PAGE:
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Your independent cmu news source since 1919 uPdAte: SPortS: EHS faculty take over classes vacated by Professor Merrill » PAGE 3A Basketball season preview » PAGE 1B Friday, Nov. 16, 2012 HISTORY TEAM TWILIGHT Holocaust survivor Martin Loewenberg recalls story of survival » PAGE 4A Fans line up to see the sold-out premiere of Twilight Saga: Breaking Dawn—Part 2 » PAGE 3A Heeke aware of altercation involving athletes football expected to reach ncAA benchmark By Eric Dresden Editor-in-Chief By Ryan Zuke Staff Reporter Athletics department officials say they are aware of a Saturday night altercation between several CMU student-athletes. Athletics Director Dave Heeke acknowledged there was an altercation after being asked about a dispute involving multiple members of the CMU football and track and field teams during a meeting Thursday with Central Michigan Life about the athletics budget. “The athletics department is aware of an issue involving multiple student-athletes,” Heeke said. “We’ve encouraged those people who are involved in it and have concerns about it to contact Dave Heeke local law enforcement if they see fit to do that and are wishing to do that. “We’re sitting here waiting to see if we’ll get feedback from local law enforcement.” Heeke said he became aware of the incident on Sunday evening but wouldn’t comment any further about the incident or inquires about whether coaches from both programs had met about the dispute. “If it’s determined that any student athletes were directly involved, they’ll be held accountable and disciplined accordingly,” Heeke said. Isabella County Sheriff Leo Mioduszewski and CMU Police Chief Bill Yeagley told CM Life Thursday that their respective departments are not investigating any CMU athletes at this time. With one home football game remaining, Deputy Director of Athletics Derek van der Merwe says the football program will be compliant with the NCAA’s attendance provisions. Central Michigan University must average 15,000 in attendance this season in one of two ways: a headcount system or a paid attendance system. Van der Merwe said it will most likely use the paid attendance method, the most common method used by schools in the MidAmerican Conference. “You use actual tickets sold, not how many people are in the stands,” he explained. “Even if a season ticket is not utilized, they still count, or if a person purchased tickets that were not used, they can still be counted. And if sponsors purchase tickets, they can still be included.” Students are the only group counted the same in both methods. According to CMU athletics, the average attendance so far this season is 17,504. But a different number would most likely have to be submitted to the NCAA if the season ended today. When CMU athletics announces the estimated attendance after every game, that number includes student groups (band, cheerleaders, working staff and possibly players), which cannot be used when submitting its final attendance numbers. Last year, the average estimated attendance was 15,291, but CMU athletics reported to the NCAA that it was 10,466 — well below the Division I benchmark needed once every two years. But this year, most likely using the paid ticket system, van der Merwe said he has a firm understanding of how many tickets must be sold for Saturday’s game against Miami. “There is enough variance in how many tickets have already been sold, that we will be okay going into the last game,” he said. “We have enough of a sold, buffer, essentially, that we will be okay.” online audit system to be implemented in January By Kyle Kaminski Staff Reporter Students will be able to eliminate some of the stress that comes with scheduling thanks to the implementation of Central Michigan University’s new online audit system. The program began phase one testing Oct. 8 for more than 70 faculty and staff volunteers. The first stage of testing allows for the online audit of general education requirements for undergraduates, the master of science in administration degree for all students in the program and an advising workbench where faculty and staff can access student demographic and academic information. “It sounds like a good plan to me,” Professor of Geography James Pytko said. “Having been a student here myself, I know how scheduling conflicts can go. Hopefully this can help make things easier.” A AUDIT | 2A aNdreW kUhN/StAFF PhotoGRAPhER MAIN: Bridgeman freshman Jennifer Weingart participates in the candlelight vigil held Wednesday evening near the Fabiano Gardens. Weingart is taking part in Homelessness Awareness Week where students spent the night in cardboard shelters next to the Charles V. Park Library. TOP: Students participating in Homelessness Awareness Week. BOTTOM: Mount Pleasant senior Will Hemmert talks to friends in the cardboard shelter they erected from nearly 40 boxes Wednesday night near the Fabiano Gardens. Boxed out Cardboard City raises awareness for homelessness Ryan Fitzmaurice | Staff Reporter It was about 19 degrees out. Nine students snug-tight, side-by-side vertically in a box, bundled in winter clothes, rubbing against each other; any closer together, and they would be on top of each other. They would stay like this all night. They called the cardboard box “the Burrito,” and when asked why they designed it this way, Barryton freshman Alex Barron, while squiggling actively to get his neighbor’s elbow out of his gut, said: “We’re friends.” They were only nine out of 80 participants in the annual Cardboard City event, where students make overnight shelters with only cardboard boxes to raise awareness for homelessness. A candlelight vigil was held at 9 p.m. Wednesday in dedication to those suffering from homelessness. Prizes were also given for the most informative box, the simplest but most efficient box and the most creative box. Barron said the cause was relevant to him because his family moved into a Ronald McDonald house for two weeks due to financial problems when he was a child. “We want to raise some awareness,” Barron said. “People are going to walk over in the morning and see nine people in a box. What’s that all about?” Nick Martin, a Commerce Township freshman, who laid three people away from Barron, said homelessness is a problem he’s never really been aware of. “My hometown; I never really saw it,” Martin said. “Small town and all that.” The event was sponsored by three local organizations who work to end homelessness: the Community Compassion Network, Aramark Food Services and the Continuum of Care. Erin Ruding, an employee of Listening Ear and a member of the Continuum of Care, helped organize the event. She said homelessness is not often what we picture it to be. “Homelessness does not look like what it does in the movies,” Ruding said. “It’s not just someone with a grocery cart walking around; they could be staying with different friends every week, they could be staying in their car, they could be living in storage units ... that’s $40 a month. They can afford that.” Ruding said Cardboard City makes a significant difference in regards to homelessness. “The fact that you are willing to risk your health and experience what homeless individuals go through every night, that makes a big impact on the people who see it,” she said. Central Michigan University’s rotary club also took part in the event. With several cardboard boxes they taped together, they built a space where 15 of them planned to spend the night. They didn’t build a roof, because they got lazy. “We mostly just plan to stay warm by cuddling,” Port Huron sophomore Alex Zawicki said. “ We plan to take advantage of our collective warmth.” Zawicki, who attended the event last year as well, said the event helps him empathize with the homeless. “It definitely makes you experience it out, what being homeless feels like,” Zawicki said. Canton sophomore Cody Sheeler and Dearborn sophomore Patrick Phillips won the most creative box award, with what one of the organizers called “the Centipede.” They, on the other hand, didn’t know what to call it. “We didn’t even try, we just took 50 or so boxes, cut them up and made this,” Sheeler said. “I don’t know, I guess it works.” To get in the centipede, which was a pair of large boxes, with a number of progressively smaller boxes branching off of them, Sheeler and Phillips had to open up the top, step in foot first, sit down in the box and then finally lie down. “We used up all the boxes in Menards to make this,” Phillips said. “ We checked back just a week ago, they had no more boxes left. We used them all.” ross shares personal stories, emphasizes importance of education By Samantha Smallish Staff Reporter A relaxed University President George Ross removed his tie and poured himself a cup of tea Thursday night as he prepared to speak to students of the Honors Outreach Network. Ross spoke about his life and experiences at his first fireside chat in the Larzelere back lobby. He reminisced on old childhood memories, spoke of his education and gave words of advice to the audience of about 40 students. “You can’t look at a person and know their story,” he said. Ross was born to cotton farmers in Mississippi and is the seventh of 12 children. Although his parents encouraged him and his siblings to get an education, Ross was the only one to follow through. “I’m the first and only one out of us 12 to graduate from college. I’m the first one to graduate from high school, for that matter,” he said. Ross credits his early teachers with keeping him on track and helping him reach his academic goals. He claims these teachers saw something in him that he didn’t see. “There’s nothing special about me,” he said. “I’ve had a lot of help along the way.” A HONORS OUTREACH | 2A taYlor Ballek/StAFF PhotoGRAPhER CMU honors students speak with President George Ross during the Honor’s Outreach Network’s third fireside chat Thursday Evening in the lobby of Larzelere Hall. “Remember that everyone has a struggle and everyone has a story,” Ross said. THE CHIPPEWAS VARSITY SHOP IS NOW OPEN! (located inside Kelly/Shorts Stadium) SATURDAY, NOVEMBER 17 CMU vs. MIAMI A TICKETS | 2A Gameday Hours - Open 11:30am until one hour after game ends Main Store Hours: 9am-3pm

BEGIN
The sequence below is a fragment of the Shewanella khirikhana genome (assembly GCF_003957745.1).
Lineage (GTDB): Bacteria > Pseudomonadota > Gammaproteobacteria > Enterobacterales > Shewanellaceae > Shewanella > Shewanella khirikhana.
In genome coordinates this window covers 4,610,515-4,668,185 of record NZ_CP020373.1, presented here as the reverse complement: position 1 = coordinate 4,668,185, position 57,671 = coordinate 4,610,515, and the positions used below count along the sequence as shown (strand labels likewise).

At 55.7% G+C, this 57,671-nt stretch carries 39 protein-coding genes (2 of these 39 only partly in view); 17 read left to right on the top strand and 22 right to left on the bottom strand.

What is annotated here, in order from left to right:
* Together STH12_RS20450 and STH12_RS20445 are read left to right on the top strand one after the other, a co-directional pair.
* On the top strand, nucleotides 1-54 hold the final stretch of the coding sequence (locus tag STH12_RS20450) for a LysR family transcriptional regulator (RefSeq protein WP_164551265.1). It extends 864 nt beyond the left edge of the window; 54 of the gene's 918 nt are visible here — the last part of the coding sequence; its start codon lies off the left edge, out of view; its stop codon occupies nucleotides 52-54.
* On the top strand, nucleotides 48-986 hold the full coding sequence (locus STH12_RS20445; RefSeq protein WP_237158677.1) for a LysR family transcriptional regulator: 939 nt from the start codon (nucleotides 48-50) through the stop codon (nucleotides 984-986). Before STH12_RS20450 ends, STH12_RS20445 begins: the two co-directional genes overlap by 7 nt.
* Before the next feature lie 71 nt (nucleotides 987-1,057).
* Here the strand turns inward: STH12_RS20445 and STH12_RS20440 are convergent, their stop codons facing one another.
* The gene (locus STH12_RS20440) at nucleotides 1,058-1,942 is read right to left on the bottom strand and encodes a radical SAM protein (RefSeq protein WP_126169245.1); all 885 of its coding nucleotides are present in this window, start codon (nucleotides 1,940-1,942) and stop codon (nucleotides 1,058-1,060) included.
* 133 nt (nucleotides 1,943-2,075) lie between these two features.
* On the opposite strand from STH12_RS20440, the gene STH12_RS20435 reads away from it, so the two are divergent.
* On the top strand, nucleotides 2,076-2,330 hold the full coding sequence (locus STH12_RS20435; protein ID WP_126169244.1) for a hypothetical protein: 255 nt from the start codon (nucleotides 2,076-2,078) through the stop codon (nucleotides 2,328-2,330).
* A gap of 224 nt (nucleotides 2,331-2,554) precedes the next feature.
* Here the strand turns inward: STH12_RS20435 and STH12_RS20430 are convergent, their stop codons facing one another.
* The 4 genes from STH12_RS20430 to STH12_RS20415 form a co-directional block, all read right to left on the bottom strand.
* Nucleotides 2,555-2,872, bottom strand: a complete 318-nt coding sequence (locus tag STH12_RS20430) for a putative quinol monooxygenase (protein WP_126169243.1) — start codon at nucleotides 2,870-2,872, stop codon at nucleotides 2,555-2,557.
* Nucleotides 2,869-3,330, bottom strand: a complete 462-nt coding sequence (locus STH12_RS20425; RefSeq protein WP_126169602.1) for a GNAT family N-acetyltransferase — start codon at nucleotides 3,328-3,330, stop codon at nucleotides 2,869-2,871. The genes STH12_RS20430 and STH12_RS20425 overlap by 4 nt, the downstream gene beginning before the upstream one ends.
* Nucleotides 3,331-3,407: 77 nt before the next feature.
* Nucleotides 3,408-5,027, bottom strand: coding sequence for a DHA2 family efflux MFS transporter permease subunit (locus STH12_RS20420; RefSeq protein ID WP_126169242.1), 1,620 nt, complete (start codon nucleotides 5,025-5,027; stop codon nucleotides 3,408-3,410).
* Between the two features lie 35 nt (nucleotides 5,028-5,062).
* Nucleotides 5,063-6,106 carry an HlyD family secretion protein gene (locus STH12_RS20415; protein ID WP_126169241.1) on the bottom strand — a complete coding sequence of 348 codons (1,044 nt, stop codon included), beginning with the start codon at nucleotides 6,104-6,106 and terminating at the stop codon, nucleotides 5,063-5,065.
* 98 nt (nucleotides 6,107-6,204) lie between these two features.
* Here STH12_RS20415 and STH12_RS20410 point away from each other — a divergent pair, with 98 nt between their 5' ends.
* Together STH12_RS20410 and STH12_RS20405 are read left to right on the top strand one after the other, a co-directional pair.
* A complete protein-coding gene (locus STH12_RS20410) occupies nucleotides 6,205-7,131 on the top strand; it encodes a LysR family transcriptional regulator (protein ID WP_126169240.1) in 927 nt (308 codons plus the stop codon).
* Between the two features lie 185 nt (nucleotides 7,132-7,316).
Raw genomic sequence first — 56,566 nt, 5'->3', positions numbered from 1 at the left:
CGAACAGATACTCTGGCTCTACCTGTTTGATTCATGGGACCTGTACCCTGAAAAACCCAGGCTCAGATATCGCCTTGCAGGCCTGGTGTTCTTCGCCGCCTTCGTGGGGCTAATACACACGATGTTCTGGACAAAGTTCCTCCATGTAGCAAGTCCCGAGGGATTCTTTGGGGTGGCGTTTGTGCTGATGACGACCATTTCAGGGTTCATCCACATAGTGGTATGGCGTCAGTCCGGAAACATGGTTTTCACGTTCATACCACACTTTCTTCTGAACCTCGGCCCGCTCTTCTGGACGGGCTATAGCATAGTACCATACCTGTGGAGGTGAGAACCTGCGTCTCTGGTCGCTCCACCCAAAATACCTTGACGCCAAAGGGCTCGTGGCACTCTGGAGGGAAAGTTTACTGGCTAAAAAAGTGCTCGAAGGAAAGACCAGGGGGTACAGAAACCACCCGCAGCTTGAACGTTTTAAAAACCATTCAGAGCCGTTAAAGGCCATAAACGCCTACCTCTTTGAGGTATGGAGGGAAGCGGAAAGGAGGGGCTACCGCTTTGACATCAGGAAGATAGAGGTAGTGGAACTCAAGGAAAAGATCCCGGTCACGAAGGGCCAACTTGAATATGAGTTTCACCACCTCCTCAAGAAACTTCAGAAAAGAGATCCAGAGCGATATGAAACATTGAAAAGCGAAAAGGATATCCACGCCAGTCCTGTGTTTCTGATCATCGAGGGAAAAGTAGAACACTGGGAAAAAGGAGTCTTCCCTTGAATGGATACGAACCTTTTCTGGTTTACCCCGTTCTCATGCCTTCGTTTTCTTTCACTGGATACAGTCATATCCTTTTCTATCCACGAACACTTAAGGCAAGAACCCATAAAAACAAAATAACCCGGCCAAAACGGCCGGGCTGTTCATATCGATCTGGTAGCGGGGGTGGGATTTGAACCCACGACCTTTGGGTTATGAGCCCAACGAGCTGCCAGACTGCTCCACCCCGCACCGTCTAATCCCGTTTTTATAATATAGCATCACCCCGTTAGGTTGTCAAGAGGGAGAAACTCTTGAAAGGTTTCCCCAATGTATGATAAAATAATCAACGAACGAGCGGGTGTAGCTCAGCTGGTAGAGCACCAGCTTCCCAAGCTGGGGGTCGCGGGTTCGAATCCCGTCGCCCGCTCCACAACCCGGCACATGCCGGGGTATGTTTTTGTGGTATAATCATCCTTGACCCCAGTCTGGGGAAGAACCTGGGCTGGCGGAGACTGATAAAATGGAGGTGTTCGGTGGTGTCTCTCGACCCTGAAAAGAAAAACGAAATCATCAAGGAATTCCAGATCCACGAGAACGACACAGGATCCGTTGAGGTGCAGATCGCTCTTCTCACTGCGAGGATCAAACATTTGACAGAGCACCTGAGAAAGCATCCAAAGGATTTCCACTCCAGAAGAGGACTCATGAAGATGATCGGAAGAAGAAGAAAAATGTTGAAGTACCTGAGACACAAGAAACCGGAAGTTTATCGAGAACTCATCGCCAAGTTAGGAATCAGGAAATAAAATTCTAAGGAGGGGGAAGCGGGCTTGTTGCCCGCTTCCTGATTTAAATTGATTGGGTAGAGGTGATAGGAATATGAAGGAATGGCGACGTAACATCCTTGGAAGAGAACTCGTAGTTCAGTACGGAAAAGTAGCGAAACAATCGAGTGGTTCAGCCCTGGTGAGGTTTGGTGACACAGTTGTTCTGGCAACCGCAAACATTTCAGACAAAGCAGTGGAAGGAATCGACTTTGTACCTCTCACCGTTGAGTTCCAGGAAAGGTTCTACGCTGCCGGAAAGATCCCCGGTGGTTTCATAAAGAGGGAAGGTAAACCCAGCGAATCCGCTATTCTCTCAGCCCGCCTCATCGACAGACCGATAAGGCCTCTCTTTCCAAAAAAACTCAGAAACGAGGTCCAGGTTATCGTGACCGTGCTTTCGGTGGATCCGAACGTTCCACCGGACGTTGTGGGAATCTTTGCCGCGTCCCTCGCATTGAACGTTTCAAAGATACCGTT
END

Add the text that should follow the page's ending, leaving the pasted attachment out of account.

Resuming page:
November 16, 2012